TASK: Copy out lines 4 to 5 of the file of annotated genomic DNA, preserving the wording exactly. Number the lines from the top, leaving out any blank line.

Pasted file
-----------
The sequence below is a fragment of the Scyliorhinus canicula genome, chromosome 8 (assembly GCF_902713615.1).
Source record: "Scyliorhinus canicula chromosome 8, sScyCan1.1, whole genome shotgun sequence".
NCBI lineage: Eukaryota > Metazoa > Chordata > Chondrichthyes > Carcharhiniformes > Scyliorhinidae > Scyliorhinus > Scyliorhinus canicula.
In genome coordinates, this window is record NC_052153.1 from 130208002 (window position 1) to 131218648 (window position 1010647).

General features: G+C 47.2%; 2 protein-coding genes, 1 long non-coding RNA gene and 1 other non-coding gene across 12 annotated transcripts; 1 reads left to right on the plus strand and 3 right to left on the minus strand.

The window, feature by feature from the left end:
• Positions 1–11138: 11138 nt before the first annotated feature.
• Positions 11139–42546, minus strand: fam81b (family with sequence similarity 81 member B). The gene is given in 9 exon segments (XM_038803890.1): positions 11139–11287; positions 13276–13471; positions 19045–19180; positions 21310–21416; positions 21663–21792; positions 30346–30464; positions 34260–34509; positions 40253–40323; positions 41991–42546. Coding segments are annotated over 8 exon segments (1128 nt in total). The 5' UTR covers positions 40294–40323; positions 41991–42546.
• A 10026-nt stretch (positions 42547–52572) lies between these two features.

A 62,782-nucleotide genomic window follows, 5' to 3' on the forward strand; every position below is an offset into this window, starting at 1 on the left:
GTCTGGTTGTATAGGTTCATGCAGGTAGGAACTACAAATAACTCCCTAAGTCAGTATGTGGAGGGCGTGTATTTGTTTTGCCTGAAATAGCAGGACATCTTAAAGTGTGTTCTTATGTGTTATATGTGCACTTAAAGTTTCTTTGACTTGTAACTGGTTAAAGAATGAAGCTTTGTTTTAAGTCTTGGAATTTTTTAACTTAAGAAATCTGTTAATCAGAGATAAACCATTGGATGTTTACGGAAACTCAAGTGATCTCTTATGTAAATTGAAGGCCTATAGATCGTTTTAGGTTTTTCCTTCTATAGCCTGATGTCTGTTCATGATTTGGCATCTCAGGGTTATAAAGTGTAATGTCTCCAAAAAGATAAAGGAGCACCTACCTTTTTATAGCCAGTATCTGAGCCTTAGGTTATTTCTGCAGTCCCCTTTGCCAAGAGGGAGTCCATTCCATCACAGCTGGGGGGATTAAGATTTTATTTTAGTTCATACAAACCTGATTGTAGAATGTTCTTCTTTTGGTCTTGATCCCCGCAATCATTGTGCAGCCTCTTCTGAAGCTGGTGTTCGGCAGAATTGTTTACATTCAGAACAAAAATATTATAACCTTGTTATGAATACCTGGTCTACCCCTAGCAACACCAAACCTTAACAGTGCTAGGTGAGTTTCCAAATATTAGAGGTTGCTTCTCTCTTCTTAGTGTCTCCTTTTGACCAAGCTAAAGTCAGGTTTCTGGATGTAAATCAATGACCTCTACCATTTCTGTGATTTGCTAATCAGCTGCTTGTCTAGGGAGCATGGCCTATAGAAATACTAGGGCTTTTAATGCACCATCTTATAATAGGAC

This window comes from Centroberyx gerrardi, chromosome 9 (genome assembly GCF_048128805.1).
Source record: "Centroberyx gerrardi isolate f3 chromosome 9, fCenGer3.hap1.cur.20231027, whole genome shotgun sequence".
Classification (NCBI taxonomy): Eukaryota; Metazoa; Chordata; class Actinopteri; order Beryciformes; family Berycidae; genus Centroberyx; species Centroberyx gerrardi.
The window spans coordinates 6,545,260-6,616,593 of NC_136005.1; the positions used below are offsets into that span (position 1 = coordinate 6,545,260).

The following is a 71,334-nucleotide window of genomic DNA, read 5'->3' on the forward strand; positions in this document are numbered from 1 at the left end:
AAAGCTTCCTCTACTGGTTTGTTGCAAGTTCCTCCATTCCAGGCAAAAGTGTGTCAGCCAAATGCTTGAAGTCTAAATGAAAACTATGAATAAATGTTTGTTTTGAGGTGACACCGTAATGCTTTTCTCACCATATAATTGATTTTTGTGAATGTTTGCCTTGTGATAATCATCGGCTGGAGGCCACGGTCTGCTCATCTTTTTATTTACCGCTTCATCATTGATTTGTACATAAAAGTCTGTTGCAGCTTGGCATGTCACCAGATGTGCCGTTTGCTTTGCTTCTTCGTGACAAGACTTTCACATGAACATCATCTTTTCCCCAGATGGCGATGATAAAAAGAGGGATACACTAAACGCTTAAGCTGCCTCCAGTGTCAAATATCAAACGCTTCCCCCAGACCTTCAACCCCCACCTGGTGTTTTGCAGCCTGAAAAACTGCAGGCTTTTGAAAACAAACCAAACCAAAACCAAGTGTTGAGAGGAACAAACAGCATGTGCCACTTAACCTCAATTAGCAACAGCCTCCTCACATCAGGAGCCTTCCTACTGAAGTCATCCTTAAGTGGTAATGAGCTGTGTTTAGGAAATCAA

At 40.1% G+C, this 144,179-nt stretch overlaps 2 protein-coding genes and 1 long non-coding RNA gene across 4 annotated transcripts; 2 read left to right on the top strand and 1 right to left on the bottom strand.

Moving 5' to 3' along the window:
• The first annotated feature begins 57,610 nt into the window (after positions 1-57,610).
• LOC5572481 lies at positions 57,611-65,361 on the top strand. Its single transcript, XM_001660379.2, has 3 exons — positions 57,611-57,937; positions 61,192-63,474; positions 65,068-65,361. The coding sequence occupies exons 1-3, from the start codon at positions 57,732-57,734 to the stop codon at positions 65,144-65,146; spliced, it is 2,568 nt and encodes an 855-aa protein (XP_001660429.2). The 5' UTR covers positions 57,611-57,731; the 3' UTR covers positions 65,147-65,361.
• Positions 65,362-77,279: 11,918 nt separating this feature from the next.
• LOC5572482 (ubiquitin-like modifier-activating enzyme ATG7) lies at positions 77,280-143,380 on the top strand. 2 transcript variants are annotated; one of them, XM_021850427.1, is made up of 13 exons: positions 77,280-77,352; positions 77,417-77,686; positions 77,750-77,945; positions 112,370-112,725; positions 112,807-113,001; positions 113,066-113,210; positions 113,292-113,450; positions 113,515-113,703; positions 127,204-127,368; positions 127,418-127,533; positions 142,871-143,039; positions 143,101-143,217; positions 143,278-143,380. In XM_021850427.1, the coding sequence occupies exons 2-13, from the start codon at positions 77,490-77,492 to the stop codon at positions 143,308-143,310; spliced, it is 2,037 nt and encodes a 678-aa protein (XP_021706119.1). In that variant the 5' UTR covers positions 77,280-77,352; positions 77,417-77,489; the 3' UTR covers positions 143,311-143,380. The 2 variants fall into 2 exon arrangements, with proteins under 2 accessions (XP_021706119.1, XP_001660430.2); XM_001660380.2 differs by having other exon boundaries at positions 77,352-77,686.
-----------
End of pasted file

In genome coordinates, this window is record NC_052153.1 from 130208002 (window position 1) to 131218648 (window position 1010647).

General features: G+C 47.2%; 2 protein-coding genes, 1 long non-coding RNA gene and 1 other non-coding gene across 12 annotated transcripts; 1 reads left to right on the plus strand and 3 right to left on the minus strand.